After nearly a week of tense negotiations in Geneva, the Six international mediators (Russia, USA, China, Britain, France and Germany) and Iran reached an agreement on the nuclear issue. This deal has already been called "historical". "Diplomacy has paved the way for a safer world," proclaimed US President Obama. However, the agreements reached do not put an end to the story of Tehran’s nuclear ambitions - rather, an ellipsis.
“We have reached an agreement,” Javad Zarif, Iran’s foreign minister, wrote on his Twitter account.
What does the international community receive from Iran, fearing that the Islamic Republic will soon become the owner of a nuclear weapons?
According to US President Barack Obama, Tehran agrees to abandon the deployment of new centrifuges to enrich uranium, allow international inspectors to enter its nuclear facilities and freeze the construction of a heavy water reactor that is technically capable of producing weapons-grade plutonium.
"Iran has agreed to a number of additional measures. The IAEA’s capabilities to control Iran’s nuclear program are significantly expanding, and we are fully confident that Iran will cooperate in good faith with the agency," Russian Foreign Minister Sergey Lavrov said, calling for "easing the pressure on Iran." .
What does Iran get from the “Geneva deal”?
In response to its concessions, Tehran receives a partial easing of economic sanctions. According to media reports, it is primarily about the defrosting of Iranian foreign assets in the amount of $ 4,2 billion.
US President Obama called the agreements reached the first but important step, opening the way to further negotiations on the whole range of issues of concern to the world community.
As an “insurance”, it is stated that if within half a year the international community does not see the Iranian partners fulfilling the promise, the sanctions will be restored in full.
"The broader sanctions architecture will remain intact and we will continue to use them toughly," said Barack Obama, who called on Congress not to accept new sanctions against Iran in connection with the agreement reached.
Recall that progress in resolving the problem was possible after the election of the moderate Iran Hassan Rouhani in June 2013 of the year, but the first round of talks, held in Geneva on November 7-9, ended in vain.
Despite the optimistic notes that sound about the Geneva agreements, not everyone is in a hurry to rejoice at the deal between the Six and Tehran. First of all - in Israel. The Prime Minister of this country spent the last days in tense negotiations, trying to prevent the conclusion of a deal, which, according to Israel, will only play into the hands of Iran, which is not going to give up its plans to build nuclear weapons. According to the Israeli point of view, the easing of sanctions will give a break to the Iranian regime and will help it even closer to obtaining weapons of mass destruction.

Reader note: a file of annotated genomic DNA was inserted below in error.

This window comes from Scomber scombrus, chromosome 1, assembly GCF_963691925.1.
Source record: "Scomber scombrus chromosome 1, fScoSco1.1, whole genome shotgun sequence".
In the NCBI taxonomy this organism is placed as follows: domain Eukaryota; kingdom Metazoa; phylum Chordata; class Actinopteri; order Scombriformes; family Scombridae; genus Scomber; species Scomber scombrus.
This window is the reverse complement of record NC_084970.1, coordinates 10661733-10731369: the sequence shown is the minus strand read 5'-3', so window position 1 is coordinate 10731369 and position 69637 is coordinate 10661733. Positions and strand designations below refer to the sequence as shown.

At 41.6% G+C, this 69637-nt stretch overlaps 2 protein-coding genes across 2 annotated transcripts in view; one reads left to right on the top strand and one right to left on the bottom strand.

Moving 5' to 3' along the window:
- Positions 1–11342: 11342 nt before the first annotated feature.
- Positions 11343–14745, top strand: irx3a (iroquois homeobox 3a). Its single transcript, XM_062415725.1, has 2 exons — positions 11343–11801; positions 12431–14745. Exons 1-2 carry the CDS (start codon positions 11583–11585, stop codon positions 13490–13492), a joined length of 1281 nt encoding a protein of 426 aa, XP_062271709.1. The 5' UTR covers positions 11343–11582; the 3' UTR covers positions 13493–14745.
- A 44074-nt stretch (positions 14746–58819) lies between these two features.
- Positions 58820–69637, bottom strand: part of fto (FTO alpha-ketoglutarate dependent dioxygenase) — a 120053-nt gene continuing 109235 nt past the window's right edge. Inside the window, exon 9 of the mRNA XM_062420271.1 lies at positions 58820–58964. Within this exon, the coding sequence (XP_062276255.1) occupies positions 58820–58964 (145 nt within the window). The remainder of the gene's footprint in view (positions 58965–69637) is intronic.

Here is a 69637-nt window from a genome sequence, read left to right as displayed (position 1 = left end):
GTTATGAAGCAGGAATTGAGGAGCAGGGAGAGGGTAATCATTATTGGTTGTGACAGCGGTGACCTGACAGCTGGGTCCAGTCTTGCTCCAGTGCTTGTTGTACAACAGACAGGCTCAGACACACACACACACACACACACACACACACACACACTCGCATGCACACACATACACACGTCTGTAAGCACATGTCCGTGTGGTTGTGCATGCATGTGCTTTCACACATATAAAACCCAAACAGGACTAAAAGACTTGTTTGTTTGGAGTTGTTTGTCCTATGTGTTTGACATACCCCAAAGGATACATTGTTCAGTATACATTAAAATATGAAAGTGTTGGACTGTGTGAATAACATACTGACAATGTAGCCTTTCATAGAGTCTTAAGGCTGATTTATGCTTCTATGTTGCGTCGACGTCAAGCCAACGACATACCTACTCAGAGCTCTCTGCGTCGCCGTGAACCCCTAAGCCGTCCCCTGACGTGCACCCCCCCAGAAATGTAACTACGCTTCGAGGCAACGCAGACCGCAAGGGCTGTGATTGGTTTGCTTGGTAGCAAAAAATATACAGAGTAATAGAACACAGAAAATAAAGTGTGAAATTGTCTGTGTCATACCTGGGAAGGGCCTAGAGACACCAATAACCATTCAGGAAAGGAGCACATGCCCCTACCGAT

“Israel cannot join the world jubilation based on deceit and self-deception,” said Israeli intelligence minister Yuval Steinitz, who is in charge of the cabinet for issues related to the Iranian nuclear issue. “This is a bad deal, making it difficult to find an acceptable solution in the future.” Like the failed agreement with North Korea, the current agreements could actually bring Iran closer to finding a bomb. ”
Barack Obama decided to reassure Israeli Prime Minister Netanyahu by talking to him on the phone on Sunday. But it is very doubtful that the President of the United States will be able to find words that will be able to mitigate in Israel dissatisfaction with the Geneva agreements.
Moreover, among American politicians, many are extremely skeptical about the possibility of curbing the appetites of Iranian rulers with diplomatic curtsies. Thus, Republican Senator Mark Kirk is confident that easing anti-Iran sanctions will provide the state, which the United States considers to be a sponsor of terrorism, billions of dollars in exchange for cosmetic concessions. And another Republican senator Marco Rubio believes that the Geneva agreement makes "nuclear Iran no less, but more possible." In his opinion, the deal with Tehran strikes at the American allies in the Middle East region (Israel is probably meant first of all - however, Arabian monarchies also have serious concerns about the possible strengthening of Iran) and “sends the wrong message to the Iranian people, who continues to suffer under the repressive rule of their leaders, who think only of their own self-preservation. "